Christiane Amanpour is livid at Ghanaians, especially the media for condemning and judging Moesha Boduong for engaging in transactional sex to survive.
The Ghanaian socialite was berated on social and mainstream media when she told the CNN anchor that the Ghanaian economy compels young women to rely on married men to make a living. “Ghana, our economy is such that you just need someone to take care of you because you can’t make enough money as a woman here,” she told Amanpour.
The upcoming actress has since apologised to Ghanaians for generalizing her comment. “I have been humbled by all that is going on and I have also learnt a lot in the last few days since the CNN video came out. I have had a lot of time to think and reflect and I APOLOGIZE TO ALL, ESPECIALLY MY AFRICAN SISTERS,” she said in an Instagram post.
Reacting to the development, the veteran international journalist said she was “hurt and angry” to see Moesha being crucified for opening up about “such intimate details about her personal life.”
“So it was quite distressing to hear that one of our contributors, Moesha Boduong, has been the target of public shaming by the Ghanaian press and the Ministry of Gender, Children and Social Protection. Numerous media outlets in Ghana have taken to villainizing this young woman based on an excerpt of the conversation included in a 1 minute, 30 second video of “Sex and Love.”
“As the host and the namesake of this series, I feel compelled to speak up on behalf of our contributor. I want people to recognize Moesha’s right to speak up and the courage she showed by sharing such intimate details about her personal life,” Amanpour said in an article published on CNN.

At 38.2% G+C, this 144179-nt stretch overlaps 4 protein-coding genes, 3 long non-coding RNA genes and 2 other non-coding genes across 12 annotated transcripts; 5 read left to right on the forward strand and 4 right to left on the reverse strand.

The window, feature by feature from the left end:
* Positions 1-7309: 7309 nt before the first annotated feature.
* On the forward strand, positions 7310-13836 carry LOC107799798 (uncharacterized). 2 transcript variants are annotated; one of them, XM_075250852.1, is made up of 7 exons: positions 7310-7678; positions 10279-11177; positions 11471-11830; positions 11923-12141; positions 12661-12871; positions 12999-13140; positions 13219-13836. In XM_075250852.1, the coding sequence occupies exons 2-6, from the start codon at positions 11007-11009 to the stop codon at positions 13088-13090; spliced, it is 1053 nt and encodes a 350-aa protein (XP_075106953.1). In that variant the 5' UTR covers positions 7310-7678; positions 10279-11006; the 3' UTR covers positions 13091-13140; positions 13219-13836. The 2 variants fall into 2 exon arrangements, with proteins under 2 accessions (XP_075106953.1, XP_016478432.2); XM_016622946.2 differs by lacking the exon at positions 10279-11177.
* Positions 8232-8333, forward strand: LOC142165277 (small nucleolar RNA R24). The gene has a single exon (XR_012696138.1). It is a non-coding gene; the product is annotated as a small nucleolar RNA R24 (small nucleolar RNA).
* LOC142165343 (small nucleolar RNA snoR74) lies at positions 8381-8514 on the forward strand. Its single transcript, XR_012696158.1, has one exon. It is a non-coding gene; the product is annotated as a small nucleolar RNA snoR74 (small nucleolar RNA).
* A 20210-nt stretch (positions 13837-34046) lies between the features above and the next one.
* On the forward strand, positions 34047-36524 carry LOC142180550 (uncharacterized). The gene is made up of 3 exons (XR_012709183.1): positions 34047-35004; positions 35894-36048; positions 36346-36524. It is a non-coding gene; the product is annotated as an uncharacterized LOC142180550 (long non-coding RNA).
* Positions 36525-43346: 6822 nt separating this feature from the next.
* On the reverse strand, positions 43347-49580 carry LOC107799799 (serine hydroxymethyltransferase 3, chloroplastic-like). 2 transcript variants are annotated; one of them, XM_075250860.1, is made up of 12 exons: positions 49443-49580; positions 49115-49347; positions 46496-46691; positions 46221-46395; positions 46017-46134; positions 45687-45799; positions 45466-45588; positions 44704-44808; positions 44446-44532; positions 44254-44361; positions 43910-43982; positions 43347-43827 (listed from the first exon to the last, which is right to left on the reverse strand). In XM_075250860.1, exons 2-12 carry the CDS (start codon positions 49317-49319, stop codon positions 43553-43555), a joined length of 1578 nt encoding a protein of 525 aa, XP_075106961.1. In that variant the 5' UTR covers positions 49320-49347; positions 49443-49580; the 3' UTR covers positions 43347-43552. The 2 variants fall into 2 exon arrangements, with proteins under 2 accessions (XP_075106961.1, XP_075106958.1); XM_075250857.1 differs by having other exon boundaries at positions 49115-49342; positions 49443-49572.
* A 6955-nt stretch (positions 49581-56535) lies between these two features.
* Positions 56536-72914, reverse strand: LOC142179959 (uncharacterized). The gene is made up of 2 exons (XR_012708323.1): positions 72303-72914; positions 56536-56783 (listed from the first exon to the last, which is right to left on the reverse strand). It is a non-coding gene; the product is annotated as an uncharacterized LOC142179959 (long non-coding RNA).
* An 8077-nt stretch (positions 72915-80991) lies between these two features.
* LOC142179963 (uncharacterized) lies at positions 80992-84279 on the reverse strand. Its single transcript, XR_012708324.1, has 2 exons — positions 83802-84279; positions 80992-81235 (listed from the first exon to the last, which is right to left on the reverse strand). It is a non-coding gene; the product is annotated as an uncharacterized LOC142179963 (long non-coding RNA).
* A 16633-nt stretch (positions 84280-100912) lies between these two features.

She added: “As a woman and a journalist, I’m hurt and angry to see such an innocent woman condemned by the press and by many people on social media in this way. It’s to the point that Moesha is not sure she can return to Ghana safely. I am so surprised to see this happening in Accra, a city that has rightly got so much attention recently for being one of the most economically and politically successful capitals in Africa. Indeed I was heartened while I was in Accra, listening to a speech by the President himself, defending the rights of the free press to report fully, accurately and fairly.
“That is what we did, with help from the many wonderful Ghanaians who participated in this beautiful story. It was a range of women, young and mature, single, married, divorced, widowed, Christian, Muslim, Vodun, a bead seller, an OBGYN, even a market queen: Everyone acknowledged that love in Accra is complex but no one judged the choices another woman makes in the pursuit of love and happiness. And in this city that calls itself the most religious in the world, we spoke to men, too, including the Archbishop of the Action Chapel megachurch who told us “We don’t put women down in our society. We don’t do that. I’m surrounded by women. The success of my ministry, many, many ways I can equate it to the women around me.”
“I urge my colleagues in the Ghanaian press to reserve judgment for the whole episode, and for the people to understand that all must be seen in context, not judged on one excerpt.
“I also respectfully urge the President of Ghana and the minister of Gender, Children and Social Protection to stand up for the rights of one of their own who was simply enjoying a carefree, boisterous and mostly humorous conversation with me.”
“I want women all over the world to know they can and should be able to talk about matters of sex and love without fear and without shame,” the award-winning journalist concluded.